Dear Star Wars: Here is Your Script

I don’t often write fan fiction.

So this kind of happened as I wrote my thoughts after seeing “Star Wars: The Last Jedi” (I had so many feels it took me days to write and is 3000 words long.) It’s a VERY interesting  film for writers, and so of course I analysed it in that vein.

The full (very spoiler-y) article is here, on a shiny new forum I’ve set up for the “Murder in the Mail” series. You can read the article immediately, but you need to register to comment. (If you register, you’ll get about three emails a year about the “Murder in the Mail” series, unless you unsubscribe.)

The “Murder in the Mail” series is a set of cozy mystery stories (one story so far, to be released in August/September 2018) told entirely through letters, postcards, objects, and art posted to the reader over the course of eight weeks. The forum is for fun (discussing things like Star Wars, and so on), and also for readers to talk amongst themselves and try to figure out the identity of the murderer before the final letter arrives.

There is (arguably) a VERY mild general character-based Star Wars spoiler below.

Basically I figured out the One True Way to resolve all the possible romances of the current Star Wars trilogy. Because I am a genius.

Insert anti-spoiler kitty!




Rose: *Takes Rey to a storage area where they can talk privately* So you’re a big hero, just like Finn. I guess you guys are… you know…
Rey: Um. *blushes furiously* Well I might sort of kind of think of him a little tiny bit that way. Maybe.
Finn: *Emerges bleary-eyed and shirtless from under canvas, and clutches it around his hips so the girls don’t see EVERYTHING* Rose? Rey? What are you doing here?
Rose and Rey: *wide-eyed panic*
Rey: You. . . heard us talking?
Finn: Me? Nope. Nuh-uh. Didn’t hear a thing. *Accidentally-on-purpose jabs his elbow into the canvas*
Poe: *Emerges bleary-eyed and shirtless from under canvas, clutching canvas around his hips, and hastily donning That Jacket* Oh, hi Rose. Hi Rey.
Rose and Rey: Ohhhhh! Er, we’ll just be going now.
Rose and Rey: *become best friends*
Finn and Poe: *adopt half a dozen children and live on a porg farm forever*

What I earned this year

Full-time writers in Australia have an average income of around $12,000 (I know, yikes). In Canberra, which has a lot of good public service jobs, the average income is around $52,000.

I just did my taxes, and worked out that I earned just under $20,000 last financial year while working full-time. 100% of that came from writing (the vast majority from interactive fiction). So depending on one’s perspective, that’s either really impressively awesome, or shockingly awful.

If I was healthy and single and childless, I could probably survive on $20,000 a year. It wouldn’t be easy, but I’ve lived on the edge before. (I once spent $5/week on food for several months—but that was certainly not sustainable, even for a young and healthy person during friendly weather.) On the other hand, if I’d been babysitting for the same number of hours I spent writing, I’d have earned at least twice as much.

So, again, whether it’s awesomely good or awesomely bad is a matter of perspective.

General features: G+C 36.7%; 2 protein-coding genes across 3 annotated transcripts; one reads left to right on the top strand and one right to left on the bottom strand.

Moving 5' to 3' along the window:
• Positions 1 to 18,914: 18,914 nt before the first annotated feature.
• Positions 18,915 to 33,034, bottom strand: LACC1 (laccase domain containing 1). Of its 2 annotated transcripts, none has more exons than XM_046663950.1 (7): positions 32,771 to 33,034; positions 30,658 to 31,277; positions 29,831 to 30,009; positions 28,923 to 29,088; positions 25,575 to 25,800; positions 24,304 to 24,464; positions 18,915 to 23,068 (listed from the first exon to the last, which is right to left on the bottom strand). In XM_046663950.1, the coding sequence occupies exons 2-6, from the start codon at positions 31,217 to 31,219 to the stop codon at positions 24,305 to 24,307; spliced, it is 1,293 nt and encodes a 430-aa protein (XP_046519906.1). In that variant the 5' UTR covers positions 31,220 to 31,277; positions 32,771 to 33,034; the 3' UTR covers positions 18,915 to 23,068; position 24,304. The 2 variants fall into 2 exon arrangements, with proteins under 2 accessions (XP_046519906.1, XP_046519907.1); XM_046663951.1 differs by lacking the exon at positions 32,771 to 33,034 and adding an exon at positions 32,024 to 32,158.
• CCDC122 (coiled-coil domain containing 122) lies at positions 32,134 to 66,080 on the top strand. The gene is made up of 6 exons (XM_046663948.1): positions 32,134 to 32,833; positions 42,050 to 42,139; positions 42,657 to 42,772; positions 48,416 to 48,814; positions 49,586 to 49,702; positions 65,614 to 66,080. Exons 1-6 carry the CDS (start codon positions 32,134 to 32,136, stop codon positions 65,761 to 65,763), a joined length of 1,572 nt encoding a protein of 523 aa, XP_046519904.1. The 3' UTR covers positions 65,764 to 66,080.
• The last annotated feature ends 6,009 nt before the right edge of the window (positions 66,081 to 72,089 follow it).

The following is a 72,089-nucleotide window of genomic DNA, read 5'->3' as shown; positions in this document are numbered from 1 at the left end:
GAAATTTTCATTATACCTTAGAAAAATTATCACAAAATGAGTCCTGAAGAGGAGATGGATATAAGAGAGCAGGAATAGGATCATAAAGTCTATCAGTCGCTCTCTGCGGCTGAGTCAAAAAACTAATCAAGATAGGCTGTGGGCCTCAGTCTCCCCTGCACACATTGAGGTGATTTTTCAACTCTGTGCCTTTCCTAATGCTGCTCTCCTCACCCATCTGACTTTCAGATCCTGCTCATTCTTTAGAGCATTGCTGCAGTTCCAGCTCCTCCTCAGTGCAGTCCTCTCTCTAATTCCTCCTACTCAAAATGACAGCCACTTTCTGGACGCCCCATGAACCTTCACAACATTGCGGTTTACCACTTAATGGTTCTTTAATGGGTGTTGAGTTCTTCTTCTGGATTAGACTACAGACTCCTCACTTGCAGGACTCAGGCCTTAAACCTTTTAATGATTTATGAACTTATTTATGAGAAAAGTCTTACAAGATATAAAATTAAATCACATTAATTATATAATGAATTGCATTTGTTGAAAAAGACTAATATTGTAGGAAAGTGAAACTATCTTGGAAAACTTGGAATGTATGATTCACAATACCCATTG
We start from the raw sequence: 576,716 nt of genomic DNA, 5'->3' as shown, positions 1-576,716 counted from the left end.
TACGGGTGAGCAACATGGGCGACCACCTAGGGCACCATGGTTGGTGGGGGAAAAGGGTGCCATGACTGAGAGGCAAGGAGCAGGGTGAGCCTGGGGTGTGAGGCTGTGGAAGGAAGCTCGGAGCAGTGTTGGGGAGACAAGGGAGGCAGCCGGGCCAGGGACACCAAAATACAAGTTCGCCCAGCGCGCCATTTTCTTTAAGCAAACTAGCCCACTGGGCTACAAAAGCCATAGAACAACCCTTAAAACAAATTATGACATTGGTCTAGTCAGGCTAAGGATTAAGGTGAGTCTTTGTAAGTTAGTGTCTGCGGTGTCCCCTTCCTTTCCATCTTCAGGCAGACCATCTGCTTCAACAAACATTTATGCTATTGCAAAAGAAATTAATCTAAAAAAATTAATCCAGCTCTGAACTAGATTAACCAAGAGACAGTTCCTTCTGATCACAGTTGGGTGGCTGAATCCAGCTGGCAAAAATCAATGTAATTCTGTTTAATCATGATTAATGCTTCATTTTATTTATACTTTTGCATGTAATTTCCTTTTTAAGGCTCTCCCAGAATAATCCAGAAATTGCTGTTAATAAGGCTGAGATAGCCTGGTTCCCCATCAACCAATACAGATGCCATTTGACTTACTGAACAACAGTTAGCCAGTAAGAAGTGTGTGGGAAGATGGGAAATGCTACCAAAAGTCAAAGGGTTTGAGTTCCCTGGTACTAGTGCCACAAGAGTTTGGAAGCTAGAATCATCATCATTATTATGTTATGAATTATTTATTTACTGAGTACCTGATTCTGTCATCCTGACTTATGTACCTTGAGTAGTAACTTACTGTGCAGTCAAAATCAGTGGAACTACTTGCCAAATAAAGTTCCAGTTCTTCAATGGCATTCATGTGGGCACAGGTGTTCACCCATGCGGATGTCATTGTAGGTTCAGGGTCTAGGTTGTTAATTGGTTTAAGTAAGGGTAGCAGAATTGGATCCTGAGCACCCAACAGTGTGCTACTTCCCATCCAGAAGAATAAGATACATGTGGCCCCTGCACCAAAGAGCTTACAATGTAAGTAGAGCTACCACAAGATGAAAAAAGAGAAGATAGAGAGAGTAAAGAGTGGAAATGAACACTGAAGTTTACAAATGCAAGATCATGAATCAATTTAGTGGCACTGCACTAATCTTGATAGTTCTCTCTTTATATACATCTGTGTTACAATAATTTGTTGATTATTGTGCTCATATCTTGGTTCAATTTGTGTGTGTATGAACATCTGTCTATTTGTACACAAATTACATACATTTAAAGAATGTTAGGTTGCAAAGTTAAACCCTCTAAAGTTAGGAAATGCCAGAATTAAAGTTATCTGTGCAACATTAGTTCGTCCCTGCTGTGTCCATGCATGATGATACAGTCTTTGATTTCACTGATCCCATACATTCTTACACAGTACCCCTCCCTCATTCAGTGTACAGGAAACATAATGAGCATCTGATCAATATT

It should be noted that I’m not healthy, or single, or childless. I keep a complicated house running fairly smoothly, and I look after two little people (and, in some respects, Chris—he is my carer in many ways, and I am his in some ways too). I am overwhelmingly not a healthy person, and some days I barely function at all.

So. $20,000. It’s both a huge and a tiny amount, and it’s $20,000 more than I earned for most of my writing career. Plus I can say “writing career” without sarcastic quotes these days.

It’s in my nature to always push myself for more. I’m sure that if I earned $100,000 last financial year I’d be looking for ways to earn more, or work less, or something. A lot of creative people look at others and think, “Wow. If my career was where theirs is, I’d be so satisfied!” I definitely remember specifically aiming for the impossible amount of $20,000/year at some point—a point at which $20,000 was as laughable as $100,000 is now.

I also have a book published—two, in fact, and at least four more on the way. I’m so famous that people seek me out at conferences, waiting for my latest book. I get fan mail quite often. I get people—quite a few people—saying “This is the best story I’ve ever read”. I even get actual reputable game companies emailing me to offer me work (I have two REALLY COOL projects on the go at the moment that I can’t talk about). My income doesn’t even cover our mortgage (or the medical expenses of this year), but why should it? I’m the closest thing to a stay at home parent our household has, so I’m doing a bunch of important and often difficult work before I earn a cent.

Have I convinced you that I’m not just messing around with this writing thing (after more than twenty years of devoting myself to the craft)? More importantly, have I convinced myself? Maybe a little bit. Certainly it’s time to pause and celebrate how far I’ve come, and to shift some of my pile of insecurities into the “irrational” pile.

So, yay. Much yay. And I suspect this financial year will be even better!


Artist’s impression of a life of leisure.

Like Mother, Like Daughter

One of the gifts my parents gave me was the belief that writing is not a job, but a hobby. I didn’t write full-time until I was unable to do any other work (and I’m still not making minimum wage, even though I’m well above the average Australian full-time writer’s income of $12,000/year)

I am giving Louisette the same gift, assuring her that her stories are excellent and at the same time teaching her that if she’s a writer she’ll be something else as well.